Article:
Digital Biomarkers of Cognitive Frailty: The Value of Detailed Gait Assessment beyond Gait Speed

He Zhou, Catherine Park, Mohammad Shahbazi, Michele K. York, Mark E. Kunik, Aanand D. Naik, Bijan Najafi

Research output: Contribution to journalArticlepeer-review

12 Scopus citations


Background: Cognitive frailty (CF), defined as the simultaneous presence of cognitive impairment and physical frailty, is a clinical symptom in early-stage dementia with promise in assessing the risk of dementia. The purpose of this study was to use wearables to determine the most sensitive digital gait biomarkers to identify CF. Methods: Of 121 older adults (age = 78.9 ± 8.2 years, body mass index = 26.6 ± 5.5 kg/m2) who were evaluated with a comprehensive neurological exam and the Fried frailty criteria, 41 participants (34%) were identified with CF and 80 participants (66%) were identified without CF. Gait performance of participants was assessed under single task (walking without cognitive distraction) and dual task (walking while counting backward from a random number) using a validated wearable platform. Participants walked at habitual speed over a distance of 10 m. A validated algorithm was used to determine steady-state walking. Gait parameters of interest include steady-state gait speed, stride length, gait cycle time, double support, and gait unsteadiness. In addition, speed and stride length were normalized by height. Results: Our results suggest that compared to the group without CF, the CF group had deteriorated gait performances in both single-task and dual-task walking (Cohen's effect size d = 0.42-0.97, p < 0.050). The largest effect size was observed in normalized dual-task gait speed (d = 0.97, p < 0.001). The use of dual-task gait speed improved the area under the curve (AUC) to distinguish CF cases to 0.76 from 0.73 observed for the single-task gait speed. Adding both single-task and dual-task gait speeds did not noticeably change AUC. However, when additional gait parameters such as gait unsteadiness, stride length, and double support were included in the model, AUC was improved to 0.87. Conclusions: This study suggests that gait performances measured by wearable sensors are potential digital biomarkers of CF among older adults. Dual-task gait and other detailed gait metrics provide value for identifying CF above gait speed alone. Future studies need to examine the potential benefits of gait performances for early diagnosis of CF and/or tracking its severity over time.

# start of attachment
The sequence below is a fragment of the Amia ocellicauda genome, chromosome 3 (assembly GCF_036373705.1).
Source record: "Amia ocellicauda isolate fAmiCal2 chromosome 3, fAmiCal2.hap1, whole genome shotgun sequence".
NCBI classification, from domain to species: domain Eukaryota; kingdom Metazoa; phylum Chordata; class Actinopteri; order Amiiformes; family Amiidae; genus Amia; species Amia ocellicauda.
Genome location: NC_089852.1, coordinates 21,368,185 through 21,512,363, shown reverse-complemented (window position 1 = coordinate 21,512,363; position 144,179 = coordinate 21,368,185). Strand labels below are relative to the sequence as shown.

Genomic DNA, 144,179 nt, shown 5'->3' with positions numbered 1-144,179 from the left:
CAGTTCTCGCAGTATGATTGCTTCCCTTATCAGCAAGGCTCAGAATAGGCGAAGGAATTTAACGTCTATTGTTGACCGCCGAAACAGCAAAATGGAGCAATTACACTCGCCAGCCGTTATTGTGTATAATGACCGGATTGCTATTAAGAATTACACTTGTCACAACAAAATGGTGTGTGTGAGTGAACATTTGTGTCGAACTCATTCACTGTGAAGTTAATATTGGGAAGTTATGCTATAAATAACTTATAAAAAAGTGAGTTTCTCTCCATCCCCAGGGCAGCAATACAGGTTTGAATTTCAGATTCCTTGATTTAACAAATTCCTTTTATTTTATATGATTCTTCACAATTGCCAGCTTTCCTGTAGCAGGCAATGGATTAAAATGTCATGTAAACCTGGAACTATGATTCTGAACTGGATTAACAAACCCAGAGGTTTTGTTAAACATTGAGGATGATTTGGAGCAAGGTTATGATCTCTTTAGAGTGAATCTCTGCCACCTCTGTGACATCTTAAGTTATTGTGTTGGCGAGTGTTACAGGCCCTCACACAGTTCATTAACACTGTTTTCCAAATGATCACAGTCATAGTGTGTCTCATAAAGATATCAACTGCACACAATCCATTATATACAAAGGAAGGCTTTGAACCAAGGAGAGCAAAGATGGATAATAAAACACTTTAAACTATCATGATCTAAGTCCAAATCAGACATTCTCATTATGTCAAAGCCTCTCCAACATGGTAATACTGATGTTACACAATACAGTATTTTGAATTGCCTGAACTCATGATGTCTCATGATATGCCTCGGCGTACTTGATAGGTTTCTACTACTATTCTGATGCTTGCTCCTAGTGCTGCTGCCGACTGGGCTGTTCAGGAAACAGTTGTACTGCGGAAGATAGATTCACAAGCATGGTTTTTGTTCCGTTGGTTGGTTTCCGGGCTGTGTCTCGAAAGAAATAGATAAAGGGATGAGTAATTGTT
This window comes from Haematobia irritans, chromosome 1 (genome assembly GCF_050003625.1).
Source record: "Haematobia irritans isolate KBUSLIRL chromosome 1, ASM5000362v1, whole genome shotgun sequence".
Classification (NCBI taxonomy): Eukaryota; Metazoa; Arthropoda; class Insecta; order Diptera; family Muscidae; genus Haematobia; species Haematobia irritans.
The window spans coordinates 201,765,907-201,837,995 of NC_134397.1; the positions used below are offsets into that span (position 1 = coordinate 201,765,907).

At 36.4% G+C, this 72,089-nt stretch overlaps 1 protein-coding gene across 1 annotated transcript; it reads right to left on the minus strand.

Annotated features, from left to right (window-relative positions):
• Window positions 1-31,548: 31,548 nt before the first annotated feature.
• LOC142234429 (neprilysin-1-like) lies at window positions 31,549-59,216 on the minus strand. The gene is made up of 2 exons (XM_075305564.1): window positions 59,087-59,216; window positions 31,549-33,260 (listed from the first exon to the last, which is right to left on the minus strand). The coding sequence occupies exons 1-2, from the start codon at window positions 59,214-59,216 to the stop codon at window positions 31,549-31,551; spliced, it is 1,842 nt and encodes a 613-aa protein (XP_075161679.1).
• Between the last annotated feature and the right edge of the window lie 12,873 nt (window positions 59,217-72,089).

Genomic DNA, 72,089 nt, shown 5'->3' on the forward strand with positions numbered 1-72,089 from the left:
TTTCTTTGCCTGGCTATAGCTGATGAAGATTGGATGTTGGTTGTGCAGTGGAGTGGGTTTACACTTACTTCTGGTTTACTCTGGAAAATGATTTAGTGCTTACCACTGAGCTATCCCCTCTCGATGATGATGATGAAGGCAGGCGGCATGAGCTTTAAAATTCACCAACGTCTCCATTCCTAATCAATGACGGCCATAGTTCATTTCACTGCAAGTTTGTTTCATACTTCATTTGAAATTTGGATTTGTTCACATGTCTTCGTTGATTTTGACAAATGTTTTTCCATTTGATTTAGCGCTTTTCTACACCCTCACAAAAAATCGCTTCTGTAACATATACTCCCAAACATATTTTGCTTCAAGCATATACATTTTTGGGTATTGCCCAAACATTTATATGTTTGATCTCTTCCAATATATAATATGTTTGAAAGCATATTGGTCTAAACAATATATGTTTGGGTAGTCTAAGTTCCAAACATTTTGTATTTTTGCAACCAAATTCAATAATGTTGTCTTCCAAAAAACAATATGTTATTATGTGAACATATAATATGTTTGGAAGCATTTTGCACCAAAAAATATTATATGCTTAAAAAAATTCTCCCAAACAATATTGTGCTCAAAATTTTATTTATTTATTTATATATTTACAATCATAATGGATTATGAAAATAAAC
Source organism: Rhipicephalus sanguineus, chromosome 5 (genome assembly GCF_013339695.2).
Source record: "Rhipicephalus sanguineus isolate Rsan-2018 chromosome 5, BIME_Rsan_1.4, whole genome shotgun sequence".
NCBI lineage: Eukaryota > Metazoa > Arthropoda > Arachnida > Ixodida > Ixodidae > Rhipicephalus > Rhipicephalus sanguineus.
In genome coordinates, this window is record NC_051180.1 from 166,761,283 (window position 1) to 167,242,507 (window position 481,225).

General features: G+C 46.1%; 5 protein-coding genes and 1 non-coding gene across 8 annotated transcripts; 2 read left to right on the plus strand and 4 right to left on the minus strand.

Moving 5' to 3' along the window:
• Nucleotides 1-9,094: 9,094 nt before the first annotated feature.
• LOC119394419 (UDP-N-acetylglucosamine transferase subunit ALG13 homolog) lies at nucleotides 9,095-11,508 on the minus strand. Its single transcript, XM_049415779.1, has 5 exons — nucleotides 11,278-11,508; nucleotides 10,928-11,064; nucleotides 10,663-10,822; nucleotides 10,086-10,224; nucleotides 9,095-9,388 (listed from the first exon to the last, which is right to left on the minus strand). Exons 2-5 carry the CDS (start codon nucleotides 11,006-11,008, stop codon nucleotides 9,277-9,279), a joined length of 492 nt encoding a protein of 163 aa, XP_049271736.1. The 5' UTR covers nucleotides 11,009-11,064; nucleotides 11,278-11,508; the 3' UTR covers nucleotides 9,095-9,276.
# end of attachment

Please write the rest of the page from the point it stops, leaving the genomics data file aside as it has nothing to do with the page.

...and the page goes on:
Original languageEnglish (US)
Pages (from-to)224-233
Number of pages10
Issue number2
StatePublished - Feb 1 2022


  • Alzheimer's disease
  • Cognitive decline
  • Cognitive frailty
  • Cognitive motoric syndrome
  • Dementia
  • Digital biomarker
  • Digital health
  • Dual-task walking
  • Gait
  • Older adults
  • Wearable

ASJC Scopus subject areas

  • Aging
  • Geriatrics and Gerontology


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